Unnatural Causes: Is Inequality Making Us Sick?
Unnatural Causes: Is Inequality Making Us Sick? is a four-hour documentary series, broadcast nationally on PBS in spring 2008, that examines the role of social determinants of health in creating health inequalities/health disparities (which the film considers health inequities) in the United States. Based on extensive research by a wide variety of academics, public health experts, and medical practitioners, the seven-part series explores how class and racism can have greater impacts on one's health outcomes than genetics or personal behavior.
The opening 56-minute episode, In Sickness and In Wealth, presents the series’ overarching themes. Each supporting half-hour episode, set in a different ethnic/racial community, provides a deeper exploration of how social conditions affect population health, and how some communities are extending their lives by improving them.
- 1 Episode descriptions
- 1.1 Episode 1: In Sickness and In Wealth (56 min.)
- 1.2 Episode 2: When the Bough Breaks (27 min.)
- 1.3 Episode 3: Becoming American (27 min.)
- 1.4 Episode 4: Bad Sugar (27 min.)
- 1.5 Episode 5: Place Matters (27 min.)
- 1.6 Episode 6: Collateral Damage (27 min.)
- 1.7 Episode 7: Not Just a Paycheck (29 min.)
- 2 Production and distribution
- 3 Notes
- 4 External links
Episode 1: In Sickness and In Wealth (56 min.)
Produced by Christine Herbes-Sommers and Llewellyn M. Smith; Co-produced by Julie Crawford; Directed by: Llewellyn M. Smith
The first hour of the series presents a general framework for understanding the relevance of social determinants of health in creating health inequalities in the United States. The episode introduces the U.S.’s poor health statistics (according to the film) compared to other wealthy industrialized countries, then presents research from Michael Marmot’s Whitehall studies, which found that health status and wealth correlate on a continuous gradient from the poor to the wealthy. To understand why this gradient exists, the program looks at the negative health effects of chronic stress, and at evidence that those lower on the social spectrum suffer more from exposure to “toxic stress.” Throughout the program, these fairly academic and complex arguments about stress, class, and health are humanized through the stories of four residents of Louisville, Kentucky, from four different socio-economic levels. Through looking at the lives of a hospital CEO, a lab supervisor, a janitor, and an unemployed mother, the program illustrates how stress increases and control over one’s life decreases as one moves down the socio-economic ladder, with very real consequences for health.
The program includes interviews with the following experts: Nicholas Christakis (Medical Sociologist, Harvard University), Sheldon Cohen (Psychologist, Carnegie Mellon University), Ana Diez Roux (Epidemiologist, University of Michigan), Tony Iton (Director, Alameda County Public Health Dept.), Ichiro Kawachi (Epidemiologist, Harvard School of Public Health), Nancy Krieger (Social Epidemiologist, Harvard School of Public Health), Michael Marmot (Epidemiologist, University College London), Bruce McEwen (Neuroscientist, Rockefeller University), Carol Shively (Comparative Psychologist, Wake Forest University), Jack P. Shonkoff (Pediatrician, Harvard Center on the Developing Child), S. Leonard Syme (Epidemiologist, UC Berkeley), Adewale Troutman (Director, Louisville Metro Public Health & Wellness), and David Williams (Sociologist, Harvard School of Public Health).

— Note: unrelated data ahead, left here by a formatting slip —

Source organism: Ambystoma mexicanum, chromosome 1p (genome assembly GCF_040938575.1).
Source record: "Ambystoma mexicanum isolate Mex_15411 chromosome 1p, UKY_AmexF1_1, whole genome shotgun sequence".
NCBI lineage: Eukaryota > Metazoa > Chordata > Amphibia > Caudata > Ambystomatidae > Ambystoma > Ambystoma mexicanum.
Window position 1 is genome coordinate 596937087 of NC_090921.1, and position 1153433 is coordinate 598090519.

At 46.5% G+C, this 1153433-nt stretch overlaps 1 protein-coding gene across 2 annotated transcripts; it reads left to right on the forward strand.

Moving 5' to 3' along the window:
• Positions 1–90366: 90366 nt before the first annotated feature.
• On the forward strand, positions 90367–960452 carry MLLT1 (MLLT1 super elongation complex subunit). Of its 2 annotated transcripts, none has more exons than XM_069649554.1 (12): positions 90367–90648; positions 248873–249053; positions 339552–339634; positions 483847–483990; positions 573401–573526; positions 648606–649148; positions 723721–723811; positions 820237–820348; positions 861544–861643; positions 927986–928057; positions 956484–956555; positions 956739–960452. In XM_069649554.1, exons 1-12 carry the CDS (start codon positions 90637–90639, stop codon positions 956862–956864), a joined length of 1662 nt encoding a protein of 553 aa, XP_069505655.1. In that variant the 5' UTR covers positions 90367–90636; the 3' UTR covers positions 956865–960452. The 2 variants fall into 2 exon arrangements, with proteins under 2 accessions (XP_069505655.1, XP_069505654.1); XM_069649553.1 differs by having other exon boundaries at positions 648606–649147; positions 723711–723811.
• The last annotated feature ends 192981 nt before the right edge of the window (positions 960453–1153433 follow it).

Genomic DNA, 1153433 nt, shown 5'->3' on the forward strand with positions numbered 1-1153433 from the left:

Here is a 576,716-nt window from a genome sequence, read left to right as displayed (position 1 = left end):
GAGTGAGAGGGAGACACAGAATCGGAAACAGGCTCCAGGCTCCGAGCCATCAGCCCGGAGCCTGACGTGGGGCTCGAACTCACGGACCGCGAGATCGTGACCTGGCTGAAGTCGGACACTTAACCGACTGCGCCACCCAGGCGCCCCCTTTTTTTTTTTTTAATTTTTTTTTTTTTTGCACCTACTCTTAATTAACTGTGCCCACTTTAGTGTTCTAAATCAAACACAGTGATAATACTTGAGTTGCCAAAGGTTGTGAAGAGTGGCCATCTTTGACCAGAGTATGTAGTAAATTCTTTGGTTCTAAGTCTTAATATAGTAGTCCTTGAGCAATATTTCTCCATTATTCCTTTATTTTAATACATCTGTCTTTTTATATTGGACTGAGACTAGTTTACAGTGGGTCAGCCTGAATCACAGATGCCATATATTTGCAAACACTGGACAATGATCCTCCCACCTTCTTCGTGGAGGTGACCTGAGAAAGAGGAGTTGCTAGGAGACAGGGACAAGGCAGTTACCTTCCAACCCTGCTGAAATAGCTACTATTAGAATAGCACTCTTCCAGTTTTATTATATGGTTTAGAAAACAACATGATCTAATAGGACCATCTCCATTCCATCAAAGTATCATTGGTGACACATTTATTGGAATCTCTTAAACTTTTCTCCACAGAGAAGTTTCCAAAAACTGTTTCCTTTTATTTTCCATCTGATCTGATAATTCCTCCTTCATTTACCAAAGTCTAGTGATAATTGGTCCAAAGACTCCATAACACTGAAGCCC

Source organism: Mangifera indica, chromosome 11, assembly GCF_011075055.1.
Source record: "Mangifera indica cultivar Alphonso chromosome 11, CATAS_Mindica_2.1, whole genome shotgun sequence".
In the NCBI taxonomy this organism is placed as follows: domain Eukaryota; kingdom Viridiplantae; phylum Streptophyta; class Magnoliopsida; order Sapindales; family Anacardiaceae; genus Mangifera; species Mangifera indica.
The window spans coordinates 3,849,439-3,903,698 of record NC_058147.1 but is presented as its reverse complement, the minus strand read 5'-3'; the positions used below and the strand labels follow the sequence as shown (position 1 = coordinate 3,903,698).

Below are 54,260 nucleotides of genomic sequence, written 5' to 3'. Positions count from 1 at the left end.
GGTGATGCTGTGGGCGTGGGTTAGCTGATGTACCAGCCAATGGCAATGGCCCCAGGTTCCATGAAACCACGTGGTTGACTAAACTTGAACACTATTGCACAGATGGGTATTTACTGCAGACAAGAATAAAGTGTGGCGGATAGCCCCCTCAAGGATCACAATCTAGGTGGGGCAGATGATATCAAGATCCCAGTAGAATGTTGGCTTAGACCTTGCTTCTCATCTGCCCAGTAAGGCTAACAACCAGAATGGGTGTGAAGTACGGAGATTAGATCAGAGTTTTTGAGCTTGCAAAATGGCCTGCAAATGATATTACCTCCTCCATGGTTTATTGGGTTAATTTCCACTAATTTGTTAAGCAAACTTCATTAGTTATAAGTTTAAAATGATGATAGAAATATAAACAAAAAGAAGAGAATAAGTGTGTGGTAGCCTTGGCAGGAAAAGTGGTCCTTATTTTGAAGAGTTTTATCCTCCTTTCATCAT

Episode 2: When the Bough Breaks (27 min.)
Produced by Tracy Heather Strain, Randall MacLowry, and Eric Stange; Directed by Tracy Heather Strain
This episode examines the phenomenon that African American women, on average, are significantly more likely to give birth to premature and/or low-weight babies than white women, even when studies control for factors like income and education. Interviews with neonatologists James Collins (Children's Memorial Hospital, Chicago) and Richard David (Stroger Hospital of Cook County) present the theory that this inequality could be due in part to lifelong exposure to the chronic stress of racism. After providing evidence against genetic causes for the disparity, the program further explores how exposure to racism might affect health. Obstetrician Michael Lu (UCLA School of Medicine) discusses the “life course model,” which posits that an individual’s health is determined not only by genetics and current circumstances, but by all circumstances experienced since conception (and even before). The negative physiological effects of chronic stress during pregnancy are discussed, and interviews with David Williams (Sociologist, Harvard School of Public Health), Camara Phyllis Jones (Physician and Social Epidemiologist, CDC), Nancy Krieger (Social Epidemiologist, Harvard School of Public Health), Carol Hogue (Epidemiologist, Emory University), and Fleda Jackson (Psychologist, Emory University) explore the legacy and persistence of racism against African Americans in the United States.